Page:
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Flat Tax vs. Graduated Tax

By Edited Jul 18, 2016 0 0

With every round of Congressional budget talks, one topic that generates heated discussion is income taxes. A lot of debate centers on whether the nation should have a flat or a graduated income tax.

What’s the Difference?

Graduated Tax

This type of income tax goes up in steps. Those with the highest incomes are responsible for the highest tax percentage and assessments of the fairness of this system vary. The current tax system has six graduated rates that range from 10 to 35 percent. In addition to citing fairness issues, many who advocate tax changes point to a frustrating level of complication when reporting taxes. Under the current system, a taxpayer needs an average of 26.5 hours to prepare an annual return. One reason for this is that the steadily increasing Internal Revenue Code has morphed to more than 3 million words.

Flat Tax

A system with a flat income tax assesses a uniform rate on everyone, regardless of the taxpayer’s income level. Several states currently use flat tax systems.

Critics of graduated taxes have suggested several types of flat tax systems. One often-mentioned option assesses a flat rate of tax only on earned income. This is a significant difference from a graduated tax system, which taxes passive income like dividends, stock sale profits and interest on savings accounts.

Proponents point out a number of benefits of a flat tax:


  • It’s simple. A single rate would make life easier for the Internal Revenue Service (IRS). Calculations should be much easier for taxpayers.
  • Taxpayer savings. Many who now hire professionals like accountants and attorneys could do without them because of the ease of reporting.
  • No double taxation. Removal of part of the tax code would eliminate death taxes, taxes on capital gains and double taxation for dividends and savings.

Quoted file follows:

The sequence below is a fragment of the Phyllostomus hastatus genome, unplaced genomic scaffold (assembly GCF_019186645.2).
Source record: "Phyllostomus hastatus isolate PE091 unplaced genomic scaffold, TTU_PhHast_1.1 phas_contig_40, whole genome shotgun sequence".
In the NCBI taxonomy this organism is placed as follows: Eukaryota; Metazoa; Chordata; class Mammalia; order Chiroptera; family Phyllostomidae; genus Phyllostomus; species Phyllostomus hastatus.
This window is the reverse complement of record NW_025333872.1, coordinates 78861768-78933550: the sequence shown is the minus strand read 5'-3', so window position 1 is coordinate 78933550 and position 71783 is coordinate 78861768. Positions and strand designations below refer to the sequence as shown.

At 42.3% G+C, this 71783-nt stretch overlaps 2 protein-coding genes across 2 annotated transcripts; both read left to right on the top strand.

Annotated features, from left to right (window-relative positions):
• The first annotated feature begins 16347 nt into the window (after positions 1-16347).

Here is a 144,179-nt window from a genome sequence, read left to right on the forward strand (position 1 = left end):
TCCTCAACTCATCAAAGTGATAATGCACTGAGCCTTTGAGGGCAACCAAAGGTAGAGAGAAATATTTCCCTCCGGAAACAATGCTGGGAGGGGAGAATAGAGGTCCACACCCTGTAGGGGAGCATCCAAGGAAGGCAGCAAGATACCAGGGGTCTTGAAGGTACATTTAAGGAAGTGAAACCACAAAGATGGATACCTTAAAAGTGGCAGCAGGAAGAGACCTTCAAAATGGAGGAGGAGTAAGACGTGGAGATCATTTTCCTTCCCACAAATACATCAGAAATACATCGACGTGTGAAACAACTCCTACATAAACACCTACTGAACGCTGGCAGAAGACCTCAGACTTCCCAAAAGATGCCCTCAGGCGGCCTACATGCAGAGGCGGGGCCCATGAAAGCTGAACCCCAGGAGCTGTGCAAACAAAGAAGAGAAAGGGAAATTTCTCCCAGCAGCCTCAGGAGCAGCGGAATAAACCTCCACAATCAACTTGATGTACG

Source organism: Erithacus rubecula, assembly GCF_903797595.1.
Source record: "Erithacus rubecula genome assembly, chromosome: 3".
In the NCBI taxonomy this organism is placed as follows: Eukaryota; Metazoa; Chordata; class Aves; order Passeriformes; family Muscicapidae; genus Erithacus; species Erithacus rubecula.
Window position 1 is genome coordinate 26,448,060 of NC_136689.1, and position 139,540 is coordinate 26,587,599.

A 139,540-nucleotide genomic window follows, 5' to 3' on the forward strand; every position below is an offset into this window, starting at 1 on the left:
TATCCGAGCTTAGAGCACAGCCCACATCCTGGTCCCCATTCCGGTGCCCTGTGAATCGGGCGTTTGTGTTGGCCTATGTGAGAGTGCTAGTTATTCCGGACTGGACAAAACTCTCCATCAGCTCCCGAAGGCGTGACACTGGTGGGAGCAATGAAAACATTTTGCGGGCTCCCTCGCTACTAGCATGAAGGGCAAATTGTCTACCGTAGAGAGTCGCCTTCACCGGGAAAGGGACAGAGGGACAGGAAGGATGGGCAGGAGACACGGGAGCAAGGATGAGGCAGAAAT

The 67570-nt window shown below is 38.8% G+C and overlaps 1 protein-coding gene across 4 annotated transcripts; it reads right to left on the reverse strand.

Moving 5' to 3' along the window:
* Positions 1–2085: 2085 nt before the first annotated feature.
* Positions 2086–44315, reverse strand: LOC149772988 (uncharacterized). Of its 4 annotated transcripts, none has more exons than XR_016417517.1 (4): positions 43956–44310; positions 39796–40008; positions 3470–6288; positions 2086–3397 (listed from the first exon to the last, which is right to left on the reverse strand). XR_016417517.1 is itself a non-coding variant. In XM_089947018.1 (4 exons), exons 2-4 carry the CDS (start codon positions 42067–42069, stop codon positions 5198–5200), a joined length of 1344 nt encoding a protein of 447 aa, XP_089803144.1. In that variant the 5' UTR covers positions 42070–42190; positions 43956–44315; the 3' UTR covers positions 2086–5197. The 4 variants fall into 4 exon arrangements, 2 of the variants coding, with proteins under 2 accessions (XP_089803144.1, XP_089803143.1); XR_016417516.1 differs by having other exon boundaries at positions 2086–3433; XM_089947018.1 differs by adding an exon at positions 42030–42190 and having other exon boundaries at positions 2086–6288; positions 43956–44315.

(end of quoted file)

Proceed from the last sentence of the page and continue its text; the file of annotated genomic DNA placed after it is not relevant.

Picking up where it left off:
• No global taxation. A flat tax system taxes only income generated within the country’s borders. This benefits U.S. competition in global markets.
  • Fairness. The same tax percentage applies to someone who earns $20,000 and one earning $200,000.


  • Low-income penalty. Critics say poorer families would have less money left to pay taxes than higher earners after buying necessities.
  • Effect on IRS. The agency’s fate would be in question. Employees trained to handle graduated taxes could lose their jobs.
  • Lost revenue. If the rich ended up paying less than today, the government could lose a substantial amount of income.

Taxes on a Postcard?

In an interview with Fox News’s Eric Bolling, Sen. Ted Cruz (R-TX) was solidly in favor of adopting a flat tax system. Cruz wants to jettison the current complicated system in favor of one with a return simple enough for an average American to submit on a postcard.

The Senator said a taxpayer should only need to record how much he earns and any deductions for contributions to charity and mortgage interest, and then enter how much he owes Uncle Sam. Cruz is so opposed to the way the IRS operates that he proposes abolishing it. However, he didn’t suggest a replacement.



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